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First held in 1929 in New York City less than four years after Harold Vanderbilt invented the game, the Goldman Pairs competition is the oldest major pairs championship in contract bridge. The winners back in 1929 were George Reith, 52, a Manhattan stockbroker well known in auction-bridge circles, and a mercurial kid from Brooklyn barely half his age named Oswald Jacoby. That was the year Connie Mack's Philadelphia Athletics began their three-year domination of the American League. Babe Ruth won his 10th home-run championship, Bobby Jones won the U.S. Open and Walter Hagen the British Open, Albie Booth was quarterbacking at Yale, and Knute Rockne coached Notre Dame to another undefeated, untied season.
In May 1978, in New York, where the venerable Goldman Pairs championship was celebrating its 50th year of competition, one of the leading contenders for the Goldman Trophy—he eventually finished 10th in a field of 104 pairs—was that same mercurial kid from Brooklyn, Oswald Jacoby, now 75 years old.
Jacoby, the guest of honor at the Goldman as well as a participant, hurried into the Rhinelander Room at the New York Hilton like a well-stoked steam engine, his white hair frothing above an intense and intelligent face that resembled a cross between Ezra Pound's and Robert Graves'. He bustled from table to table as though he were in competition with himself to see how many hands he could shake. There has hardly been a waking second in Jacoby's life when he has not been in a contest with somebody over something. He not only won the first Goldman Trophy, but he has also won more national bridge championships (32) than all but two other players, John Crawford (37) and Howard Schenken (32). He played his first hand of bridge whist at the age of six with the Jacoby family doctor in Brooklyn. He played his first game of poker when he was eight, against some older children one rainy afternoon; he won the big pot of the day, he recalls—60�, or 12 weeks' worth of allowances—when he drew three kings to a pair of sevens. "That started me off on my career," he jokes. Nearly 70 years later he'll still take on just about anybody in the world at just about any game—bridge, poker, backgammon, you name it—and, what's more, he'll put his money where his mouth is.
"There have always been people better than me at some game," Jacoby says, "even when I was in my prime. But I am still the best player of all games in the world today. There's no one around who can beat me."
Aggressive talk from an aggressive man. No one has ever accused Oswald Jacoby of being modest.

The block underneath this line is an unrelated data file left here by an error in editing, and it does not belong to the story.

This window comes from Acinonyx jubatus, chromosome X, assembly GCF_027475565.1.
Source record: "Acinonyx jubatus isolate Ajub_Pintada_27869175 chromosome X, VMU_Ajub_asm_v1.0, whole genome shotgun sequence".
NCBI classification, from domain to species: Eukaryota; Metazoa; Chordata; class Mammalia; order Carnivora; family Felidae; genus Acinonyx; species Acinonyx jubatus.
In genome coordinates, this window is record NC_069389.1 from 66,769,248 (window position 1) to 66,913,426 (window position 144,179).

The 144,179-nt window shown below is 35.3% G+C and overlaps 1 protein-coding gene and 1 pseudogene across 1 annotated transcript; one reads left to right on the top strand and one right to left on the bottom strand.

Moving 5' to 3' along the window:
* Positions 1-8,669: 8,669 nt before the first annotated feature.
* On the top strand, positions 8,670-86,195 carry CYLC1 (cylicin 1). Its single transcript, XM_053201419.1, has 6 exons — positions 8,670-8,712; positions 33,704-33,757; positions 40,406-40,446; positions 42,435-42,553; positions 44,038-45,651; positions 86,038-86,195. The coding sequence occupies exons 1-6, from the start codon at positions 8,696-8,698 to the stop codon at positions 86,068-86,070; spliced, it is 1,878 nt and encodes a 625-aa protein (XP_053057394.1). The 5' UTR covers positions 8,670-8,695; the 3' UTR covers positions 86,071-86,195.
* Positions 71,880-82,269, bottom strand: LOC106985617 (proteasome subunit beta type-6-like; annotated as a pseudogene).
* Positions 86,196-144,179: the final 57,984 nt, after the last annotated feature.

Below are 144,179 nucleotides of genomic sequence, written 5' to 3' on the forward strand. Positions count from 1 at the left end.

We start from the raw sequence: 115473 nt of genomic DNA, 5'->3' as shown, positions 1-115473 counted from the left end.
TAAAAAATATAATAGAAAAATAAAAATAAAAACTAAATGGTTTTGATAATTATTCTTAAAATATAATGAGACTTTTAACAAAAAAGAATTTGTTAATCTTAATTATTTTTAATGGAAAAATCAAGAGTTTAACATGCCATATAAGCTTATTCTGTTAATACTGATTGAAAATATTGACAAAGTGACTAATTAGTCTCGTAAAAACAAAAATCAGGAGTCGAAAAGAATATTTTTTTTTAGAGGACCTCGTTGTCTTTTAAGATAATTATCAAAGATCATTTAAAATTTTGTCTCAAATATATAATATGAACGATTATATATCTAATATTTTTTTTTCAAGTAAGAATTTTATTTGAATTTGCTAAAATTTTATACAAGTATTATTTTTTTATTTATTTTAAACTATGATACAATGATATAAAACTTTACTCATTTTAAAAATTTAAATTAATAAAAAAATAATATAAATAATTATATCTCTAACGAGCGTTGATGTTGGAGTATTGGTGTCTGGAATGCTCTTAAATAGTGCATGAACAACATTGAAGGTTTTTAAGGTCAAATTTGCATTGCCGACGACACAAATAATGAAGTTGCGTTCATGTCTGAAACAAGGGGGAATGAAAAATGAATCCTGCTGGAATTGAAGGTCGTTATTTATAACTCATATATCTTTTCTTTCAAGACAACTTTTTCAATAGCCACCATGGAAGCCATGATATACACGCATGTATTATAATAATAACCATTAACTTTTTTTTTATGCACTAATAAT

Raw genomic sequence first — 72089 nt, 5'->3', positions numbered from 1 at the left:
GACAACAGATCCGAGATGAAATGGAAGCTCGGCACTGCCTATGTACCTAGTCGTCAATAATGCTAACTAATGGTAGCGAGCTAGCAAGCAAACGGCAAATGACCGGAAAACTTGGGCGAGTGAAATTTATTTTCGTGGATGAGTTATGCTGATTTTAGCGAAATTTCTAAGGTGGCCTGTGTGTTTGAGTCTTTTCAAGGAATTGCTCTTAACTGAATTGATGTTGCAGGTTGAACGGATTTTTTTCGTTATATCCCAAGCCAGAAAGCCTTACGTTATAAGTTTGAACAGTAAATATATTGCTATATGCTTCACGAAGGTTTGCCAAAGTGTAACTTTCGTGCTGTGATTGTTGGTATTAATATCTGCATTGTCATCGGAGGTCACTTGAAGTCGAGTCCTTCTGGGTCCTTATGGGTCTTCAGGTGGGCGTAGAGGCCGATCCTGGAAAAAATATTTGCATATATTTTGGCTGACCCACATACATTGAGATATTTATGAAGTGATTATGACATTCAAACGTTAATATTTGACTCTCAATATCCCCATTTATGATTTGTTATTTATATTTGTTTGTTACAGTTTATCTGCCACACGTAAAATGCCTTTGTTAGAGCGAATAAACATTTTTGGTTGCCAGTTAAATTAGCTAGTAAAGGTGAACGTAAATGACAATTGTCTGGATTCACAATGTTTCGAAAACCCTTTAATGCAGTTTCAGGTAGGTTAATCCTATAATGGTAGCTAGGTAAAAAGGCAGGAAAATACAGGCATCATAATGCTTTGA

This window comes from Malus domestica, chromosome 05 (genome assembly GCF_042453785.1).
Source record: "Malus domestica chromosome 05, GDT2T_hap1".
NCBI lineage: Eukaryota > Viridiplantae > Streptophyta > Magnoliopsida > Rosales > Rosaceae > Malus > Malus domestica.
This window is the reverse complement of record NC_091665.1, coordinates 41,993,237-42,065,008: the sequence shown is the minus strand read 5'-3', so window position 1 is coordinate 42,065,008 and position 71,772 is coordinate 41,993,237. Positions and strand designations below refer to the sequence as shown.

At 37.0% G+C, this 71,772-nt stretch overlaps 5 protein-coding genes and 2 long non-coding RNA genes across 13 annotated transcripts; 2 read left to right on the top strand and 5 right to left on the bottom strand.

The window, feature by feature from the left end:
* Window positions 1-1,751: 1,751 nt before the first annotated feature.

"Jake!" the bridge players at the Hilton called. "Ozzie! Over here!" Because Jacoby has lived in Dallas since 1937, most Eastern players seldom get to see him except at major tournaments like the Goldman. They respect him, admire him, even love him. Everyone in the room, whatever his age, had learned something from Jacoby, had kibitzed his masterful play, had read one of his dozen-odd books, had studied his syndicated columns, had used his numerous bidding innovations—the weak jump overcall, the Jacoby transfer, the Jacoby two no trump. Few at the Hilton had not been beaten by him at something—bridge, backgammon, gin rummy or pinochle, or even at tennis, or who would win the World Series, or who could multiply 647,992 by 435,638 fastest in his head.
There were a few, too, who had suffered Jacoby's well-known flashes of anger, then glowed in his instant warmth; or who had borne the brunt of his caustic wit, then bathed in his instant camaraderie. But there was no one there, absolutely no one, who could keep up with the man, with his 100-mph speech, his dizzying leaps of logic, his enthusiasm, his ebullience. E. J. Kahn Jr., writing in The New Yorker, called Jacoby the elder statesman of games, likening him to Bernard Baruch counseling Presidents in the White House. He's more than that. He's Bernard Baruch with a propeller beanie on his head, an elder statesman with the zest and joie de vivre of a bright-eyed 12-year-old setting out to conquer the world.
"Ozzie is beautifully childlike," says present world bridge and former world backgammon champion Billy Eisenberg. "He's the most amazing man I've ever seen. At 75 he's got more enthusiasm than 10 people, and it's incredibly contagious. People want to jump into the water and splash around where everybody's having a good time, and that's what happens when he comes into a room. He's magnetically alive. He's like a vortex of energy going around and around."
Most of the serious contenders at the Goldman, as at any major bridge tournament, were in their 20s and 30s; the concentration, mental endurance and physical stamina required for long hours of high-level bridge virtually preclude anyone much beyond 50 or so from standing a chance. However, Jacoby, honorary guest though he was, had not been dug up out of mothballs for the occasion like an old battleship. Far from it. Other aging bridge greats might retire, but Jacoby says, "I seem to go on forever."
Two weeks before the Goldman, he had played in the Cavendish Invitational Bridge Tournament in New York and came in fifth in a field of 40 pairs that included the very best bridge players in the world. The following week in Boston he won the New England Backgammon Club's charity tournament for the Boston Symphony, where, along with his wife, who is one of the best women backgammon players in the world, he was, again, the guest of honor. "If a man lives long enough and doesn't go to jail," Jacoby says, "he gets honored for something or other."